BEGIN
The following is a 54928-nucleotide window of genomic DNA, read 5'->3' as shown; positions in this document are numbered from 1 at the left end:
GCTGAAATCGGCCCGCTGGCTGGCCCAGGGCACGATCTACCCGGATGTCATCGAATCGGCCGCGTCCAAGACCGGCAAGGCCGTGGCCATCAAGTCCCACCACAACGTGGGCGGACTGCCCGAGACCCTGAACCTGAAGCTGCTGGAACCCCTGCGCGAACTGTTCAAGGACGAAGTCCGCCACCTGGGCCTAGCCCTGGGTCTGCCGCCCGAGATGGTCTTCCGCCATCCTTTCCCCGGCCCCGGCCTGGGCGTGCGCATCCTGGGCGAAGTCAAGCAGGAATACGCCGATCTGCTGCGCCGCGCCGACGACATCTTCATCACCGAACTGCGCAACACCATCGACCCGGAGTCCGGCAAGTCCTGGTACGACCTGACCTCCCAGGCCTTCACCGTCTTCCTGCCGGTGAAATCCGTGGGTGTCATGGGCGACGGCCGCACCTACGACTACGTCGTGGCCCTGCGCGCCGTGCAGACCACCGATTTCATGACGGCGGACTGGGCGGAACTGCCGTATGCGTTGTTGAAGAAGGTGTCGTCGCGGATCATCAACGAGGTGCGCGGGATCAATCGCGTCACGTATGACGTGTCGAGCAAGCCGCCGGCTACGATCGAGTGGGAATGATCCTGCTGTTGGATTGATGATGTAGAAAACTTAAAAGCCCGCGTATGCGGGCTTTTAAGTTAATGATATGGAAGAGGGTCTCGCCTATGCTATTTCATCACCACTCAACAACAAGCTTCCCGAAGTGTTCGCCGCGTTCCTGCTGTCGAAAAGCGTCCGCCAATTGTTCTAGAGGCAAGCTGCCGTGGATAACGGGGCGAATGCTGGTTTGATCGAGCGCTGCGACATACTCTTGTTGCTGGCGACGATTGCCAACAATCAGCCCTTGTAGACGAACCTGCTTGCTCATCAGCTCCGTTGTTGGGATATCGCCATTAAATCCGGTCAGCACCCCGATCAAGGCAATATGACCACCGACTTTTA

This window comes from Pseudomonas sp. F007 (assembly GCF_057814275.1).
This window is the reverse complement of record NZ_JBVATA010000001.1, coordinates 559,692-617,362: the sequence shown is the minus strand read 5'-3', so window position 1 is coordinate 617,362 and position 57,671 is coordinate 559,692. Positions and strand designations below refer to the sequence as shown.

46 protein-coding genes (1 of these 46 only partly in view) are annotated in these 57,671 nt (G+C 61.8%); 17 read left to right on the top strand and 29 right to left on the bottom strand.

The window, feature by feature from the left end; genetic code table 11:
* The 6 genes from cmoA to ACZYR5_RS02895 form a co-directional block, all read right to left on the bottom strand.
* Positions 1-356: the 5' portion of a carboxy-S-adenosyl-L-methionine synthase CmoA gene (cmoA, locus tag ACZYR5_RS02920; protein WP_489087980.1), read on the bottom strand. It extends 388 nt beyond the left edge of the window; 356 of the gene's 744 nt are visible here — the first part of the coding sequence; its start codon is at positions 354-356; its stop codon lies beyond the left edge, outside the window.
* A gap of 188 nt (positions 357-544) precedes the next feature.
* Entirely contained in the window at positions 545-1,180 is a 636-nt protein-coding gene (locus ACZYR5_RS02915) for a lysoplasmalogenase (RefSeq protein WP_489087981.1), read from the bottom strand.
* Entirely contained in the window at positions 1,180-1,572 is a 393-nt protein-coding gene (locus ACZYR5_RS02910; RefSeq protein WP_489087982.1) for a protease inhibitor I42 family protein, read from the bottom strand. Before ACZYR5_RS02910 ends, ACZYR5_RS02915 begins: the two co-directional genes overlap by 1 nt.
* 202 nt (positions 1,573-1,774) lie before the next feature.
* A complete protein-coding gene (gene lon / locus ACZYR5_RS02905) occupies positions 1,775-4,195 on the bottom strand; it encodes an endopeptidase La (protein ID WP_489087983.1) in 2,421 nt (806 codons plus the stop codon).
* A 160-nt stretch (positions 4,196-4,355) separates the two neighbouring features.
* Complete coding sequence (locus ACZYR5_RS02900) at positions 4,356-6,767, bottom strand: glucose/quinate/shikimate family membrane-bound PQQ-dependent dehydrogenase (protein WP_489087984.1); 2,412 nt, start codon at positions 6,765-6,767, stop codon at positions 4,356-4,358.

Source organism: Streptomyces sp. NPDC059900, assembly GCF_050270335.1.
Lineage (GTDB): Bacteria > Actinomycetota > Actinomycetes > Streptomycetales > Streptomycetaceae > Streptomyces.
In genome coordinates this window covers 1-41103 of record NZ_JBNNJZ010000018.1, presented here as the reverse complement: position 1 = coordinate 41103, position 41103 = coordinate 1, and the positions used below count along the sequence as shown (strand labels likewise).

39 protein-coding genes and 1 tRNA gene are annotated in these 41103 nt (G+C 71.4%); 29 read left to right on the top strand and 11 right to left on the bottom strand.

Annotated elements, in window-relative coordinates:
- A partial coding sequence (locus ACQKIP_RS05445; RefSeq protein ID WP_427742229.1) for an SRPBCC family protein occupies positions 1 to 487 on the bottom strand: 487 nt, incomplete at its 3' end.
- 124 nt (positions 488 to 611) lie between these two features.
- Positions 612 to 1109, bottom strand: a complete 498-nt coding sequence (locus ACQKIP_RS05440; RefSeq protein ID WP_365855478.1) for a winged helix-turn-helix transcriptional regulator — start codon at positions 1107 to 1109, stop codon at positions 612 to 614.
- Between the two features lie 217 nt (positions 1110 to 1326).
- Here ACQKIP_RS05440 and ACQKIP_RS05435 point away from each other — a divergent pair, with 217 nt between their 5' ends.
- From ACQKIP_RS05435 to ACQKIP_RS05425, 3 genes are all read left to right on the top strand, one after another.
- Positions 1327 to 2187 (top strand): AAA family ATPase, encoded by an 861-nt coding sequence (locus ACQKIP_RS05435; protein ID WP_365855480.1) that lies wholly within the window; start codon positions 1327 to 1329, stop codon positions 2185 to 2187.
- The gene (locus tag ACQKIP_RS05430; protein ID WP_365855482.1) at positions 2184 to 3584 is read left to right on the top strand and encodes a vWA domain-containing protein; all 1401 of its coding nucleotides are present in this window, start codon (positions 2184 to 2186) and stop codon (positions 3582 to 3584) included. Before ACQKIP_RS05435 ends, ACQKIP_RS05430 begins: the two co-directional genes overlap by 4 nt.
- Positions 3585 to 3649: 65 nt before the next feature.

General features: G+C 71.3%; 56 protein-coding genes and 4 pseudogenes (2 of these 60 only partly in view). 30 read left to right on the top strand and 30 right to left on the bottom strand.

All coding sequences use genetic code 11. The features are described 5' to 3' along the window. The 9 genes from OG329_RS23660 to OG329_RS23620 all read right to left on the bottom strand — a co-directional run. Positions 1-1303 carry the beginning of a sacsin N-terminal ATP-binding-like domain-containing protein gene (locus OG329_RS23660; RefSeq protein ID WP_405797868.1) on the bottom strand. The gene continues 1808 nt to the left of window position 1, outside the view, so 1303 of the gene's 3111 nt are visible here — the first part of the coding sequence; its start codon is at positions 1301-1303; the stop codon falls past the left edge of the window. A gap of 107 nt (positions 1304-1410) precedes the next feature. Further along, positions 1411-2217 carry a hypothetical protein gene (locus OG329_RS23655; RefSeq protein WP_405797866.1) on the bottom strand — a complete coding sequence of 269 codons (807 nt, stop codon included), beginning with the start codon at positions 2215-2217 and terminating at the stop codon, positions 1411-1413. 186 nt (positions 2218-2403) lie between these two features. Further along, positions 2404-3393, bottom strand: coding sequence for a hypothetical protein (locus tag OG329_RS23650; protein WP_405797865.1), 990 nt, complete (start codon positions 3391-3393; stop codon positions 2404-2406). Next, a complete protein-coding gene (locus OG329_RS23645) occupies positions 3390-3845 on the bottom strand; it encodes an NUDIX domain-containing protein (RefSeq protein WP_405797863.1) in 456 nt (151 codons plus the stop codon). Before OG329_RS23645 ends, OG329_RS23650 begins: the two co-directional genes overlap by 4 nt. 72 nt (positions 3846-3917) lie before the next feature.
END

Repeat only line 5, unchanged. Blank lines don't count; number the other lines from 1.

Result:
46 protein-coding genes (1 of these 46 only partly in view) are annotated in these 57,671 nt (G+C 61.8%); 17 read left to right on the top strand and 29 right to left on the bottom strand.